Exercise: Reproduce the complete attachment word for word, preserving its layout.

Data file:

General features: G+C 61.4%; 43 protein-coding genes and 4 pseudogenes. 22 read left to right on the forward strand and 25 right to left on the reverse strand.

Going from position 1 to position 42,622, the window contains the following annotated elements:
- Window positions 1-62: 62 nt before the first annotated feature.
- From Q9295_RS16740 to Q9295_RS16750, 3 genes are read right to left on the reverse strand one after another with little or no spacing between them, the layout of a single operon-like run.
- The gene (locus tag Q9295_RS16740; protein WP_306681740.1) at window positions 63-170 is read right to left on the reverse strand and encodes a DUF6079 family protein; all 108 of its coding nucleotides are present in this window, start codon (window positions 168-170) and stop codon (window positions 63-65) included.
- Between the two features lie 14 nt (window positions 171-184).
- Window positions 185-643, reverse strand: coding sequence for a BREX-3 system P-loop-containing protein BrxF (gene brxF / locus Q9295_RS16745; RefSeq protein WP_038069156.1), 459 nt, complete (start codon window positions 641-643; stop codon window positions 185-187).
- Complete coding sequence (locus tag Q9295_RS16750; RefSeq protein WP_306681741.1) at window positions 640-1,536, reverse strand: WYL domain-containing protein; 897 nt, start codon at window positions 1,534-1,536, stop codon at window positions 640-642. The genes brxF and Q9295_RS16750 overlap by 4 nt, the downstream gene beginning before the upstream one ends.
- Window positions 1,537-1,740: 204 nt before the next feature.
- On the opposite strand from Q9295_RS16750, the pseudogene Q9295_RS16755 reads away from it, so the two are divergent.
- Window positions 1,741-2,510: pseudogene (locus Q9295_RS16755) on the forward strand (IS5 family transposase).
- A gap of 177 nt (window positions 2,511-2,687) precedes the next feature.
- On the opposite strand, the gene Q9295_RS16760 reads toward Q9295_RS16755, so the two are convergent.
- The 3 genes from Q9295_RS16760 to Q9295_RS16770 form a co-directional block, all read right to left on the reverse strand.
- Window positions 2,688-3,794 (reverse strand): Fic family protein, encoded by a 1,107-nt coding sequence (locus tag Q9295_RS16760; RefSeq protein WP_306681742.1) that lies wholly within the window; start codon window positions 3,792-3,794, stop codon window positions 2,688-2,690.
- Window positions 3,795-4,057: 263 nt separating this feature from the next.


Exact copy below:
General features: G+C 61.4%; 43 protein-coding genes and 4 pseudogenes. 22 read left to right on the forward strand and 25 right to left on the reverse strand.

Going from position 1 to position 42,622, the window contains the following annotated elements:
- Window positions 1-62: 62 nt before the first annotated feature.
- From Q9295_RS16740 to Q9295_RS16750, 3 genes are read right to left on the reverse strand one after another with little or no spacing between them, the layout of a single operon-like run.
- The gene (locus tag Q9295_RS16740; protein WP_306681740.1) at window positions 63-170 is read right to left on the reverse strand and encodes a DUF6079 family protein; all 108 of its coding nucleotides are present in this window, start codon (window positions 168-170) and stop codon (window positions 63-65) included.
- Between the two features lie 14 nt (window positions 171-184).
- Window positions 185-643, reverse strand: coding sequence for a BREX-3 system P-loop-containing protein BrxF (gene brxF / locus Q9295_RS16745; RefSeq protein WP_038069156.1), 459 nt, complete (start codon window positions 641-643; stop codon window positions 185-187).
- Complete coding sequence (locus tag Q9295_RS16750; RefSeq protein WP_306681741.1) at window positions 640-1,536, reverse strand: WYL domain-containing protein; 897 nt, start codon at window positions 1,534-1,536, stop codon at window positions 640-642. The genes brxF and Q9295_RS16750 overlap by 4 nt, the downstream gene beginning before the upstream one ends.
- Window positions 1,537-1,740: 204 nt before the next feature.
- On the opposite strand from Q9295_RS16750, the pseudogene Q9295_RS16755 reads away from it, so the two are divergent.
- Window positions 1,741-2,510: pseudogene (locus Q9295_RS16755) on the forward strand (IS5 family transposase).
- A gap of 177 nt (window positions 2,511-2,687) precedes the next feature.
- On the opposite strand, the gene Q9295_RS16760 reads toward Q9295_RS16755, so the two are convergent.
- The 3 genes from Q9295_RS16760 to Q9295_RS16770 form a co-directional block, all read right to left on the reverse strand.
- Window positions 2,688-3,794 (reverse strand): Fic family protein, encoded by a 1,107-nt coding sequence (locus tag Q9295_RS16760; RefSeq protein WP_306681742.1) that lies wholly within the window; start codon window positions 3,792-3,794, stop codon window positions 2,688-2,690.
- Window positions 3,795-4,057: 263 nt separating this feature from the next.